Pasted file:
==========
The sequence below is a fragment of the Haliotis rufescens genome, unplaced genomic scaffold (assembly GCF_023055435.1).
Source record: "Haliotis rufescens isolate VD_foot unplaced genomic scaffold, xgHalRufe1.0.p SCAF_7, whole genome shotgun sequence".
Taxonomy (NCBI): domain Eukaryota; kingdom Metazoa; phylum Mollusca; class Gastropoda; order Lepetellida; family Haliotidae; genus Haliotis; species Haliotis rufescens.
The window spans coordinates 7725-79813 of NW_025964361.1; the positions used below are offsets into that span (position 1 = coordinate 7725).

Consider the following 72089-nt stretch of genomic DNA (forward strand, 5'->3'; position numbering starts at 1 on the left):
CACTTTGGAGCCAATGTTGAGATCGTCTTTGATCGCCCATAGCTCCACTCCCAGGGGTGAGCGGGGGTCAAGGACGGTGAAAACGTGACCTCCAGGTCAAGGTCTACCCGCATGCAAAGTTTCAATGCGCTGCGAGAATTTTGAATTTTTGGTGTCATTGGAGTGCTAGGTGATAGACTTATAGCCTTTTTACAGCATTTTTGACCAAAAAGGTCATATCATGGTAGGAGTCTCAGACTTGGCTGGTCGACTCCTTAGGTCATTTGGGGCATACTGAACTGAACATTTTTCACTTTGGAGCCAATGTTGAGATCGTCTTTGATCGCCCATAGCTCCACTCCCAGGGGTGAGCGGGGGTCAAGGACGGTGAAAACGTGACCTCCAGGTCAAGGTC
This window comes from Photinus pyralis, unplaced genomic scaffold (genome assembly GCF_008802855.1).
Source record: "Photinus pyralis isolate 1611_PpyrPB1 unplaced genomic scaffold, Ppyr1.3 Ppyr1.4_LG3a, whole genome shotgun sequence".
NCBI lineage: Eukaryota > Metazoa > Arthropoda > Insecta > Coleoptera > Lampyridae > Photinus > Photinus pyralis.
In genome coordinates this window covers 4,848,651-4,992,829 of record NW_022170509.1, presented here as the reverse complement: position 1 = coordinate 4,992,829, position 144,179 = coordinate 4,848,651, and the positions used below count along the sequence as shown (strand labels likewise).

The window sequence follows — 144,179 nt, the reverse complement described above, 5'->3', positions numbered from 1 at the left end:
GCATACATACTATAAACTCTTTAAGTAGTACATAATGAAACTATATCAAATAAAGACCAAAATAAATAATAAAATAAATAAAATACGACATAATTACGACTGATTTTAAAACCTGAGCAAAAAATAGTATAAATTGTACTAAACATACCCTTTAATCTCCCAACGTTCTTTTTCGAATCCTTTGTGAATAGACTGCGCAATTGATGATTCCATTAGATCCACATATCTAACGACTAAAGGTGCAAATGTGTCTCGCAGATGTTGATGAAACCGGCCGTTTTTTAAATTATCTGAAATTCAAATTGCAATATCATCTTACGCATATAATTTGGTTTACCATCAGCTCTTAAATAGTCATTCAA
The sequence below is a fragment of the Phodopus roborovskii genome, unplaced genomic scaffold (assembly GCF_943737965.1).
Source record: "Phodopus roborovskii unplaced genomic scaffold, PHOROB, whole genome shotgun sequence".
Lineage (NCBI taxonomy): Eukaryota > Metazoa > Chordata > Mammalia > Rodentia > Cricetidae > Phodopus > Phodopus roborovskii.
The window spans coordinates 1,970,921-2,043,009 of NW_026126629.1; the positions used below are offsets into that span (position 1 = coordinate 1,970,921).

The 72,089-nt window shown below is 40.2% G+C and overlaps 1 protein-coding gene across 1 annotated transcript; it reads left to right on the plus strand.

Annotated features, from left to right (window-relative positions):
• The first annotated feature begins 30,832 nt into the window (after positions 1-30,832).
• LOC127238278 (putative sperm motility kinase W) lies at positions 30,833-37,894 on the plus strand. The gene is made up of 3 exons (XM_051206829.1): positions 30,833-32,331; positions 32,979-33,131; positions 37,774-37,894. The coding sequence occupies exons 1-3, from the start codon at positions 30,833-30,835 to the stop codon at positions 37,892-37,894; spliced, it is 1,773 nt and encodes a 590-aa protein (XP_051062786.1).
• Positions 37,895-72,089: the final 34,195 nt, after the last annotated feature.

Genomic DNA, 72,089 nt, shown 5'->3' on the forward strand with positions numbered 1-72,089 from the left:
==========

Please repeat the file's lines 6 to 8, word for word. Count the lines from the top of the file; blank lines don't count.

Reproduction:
CACTTTGGAGCCAATGTTGAGATCGTCTTTGATCGCCCATAGCTCCACTCCCAGGGGTGAGCGGGGGTCAAGGACGGTGAAAACGTGACCTCCAGGTCAAGGTCTACCCGCATGCAAAGTTTCAATGCGCTGCGAGAATTTTGAATTTTTGGTGTCATTGGAGTGCTAGGTGATAGACTTATAGCCTTTTTACAGCATTTTTGACCAAAAAGGTCATATCATGGTAGGAGTCTCAGACTTGGCTGGTCGACTCCTTAGGTCATTTGGGGCATACTGAACTGAACATTTTTCACTTTGGAGCCAATGTTGAGATCGTCTTTGATCGCCCATAGCTCCACTCCCAGGGGTGAGCGGGGGTCAAGGACGGTGAAAACGTGACCTCCAGGTCAAGGTC
This window comes from Photinus pyralis, unplaced genomic scaffold (genome assembly GCF_008802855.1).
Source record: "Photinus pyralis isolate 1611_PpyrPB1 unplaced genomic scaffold, Ppyr1.3 Ppyr1.4_LG3a, whole genome shotgun sequence".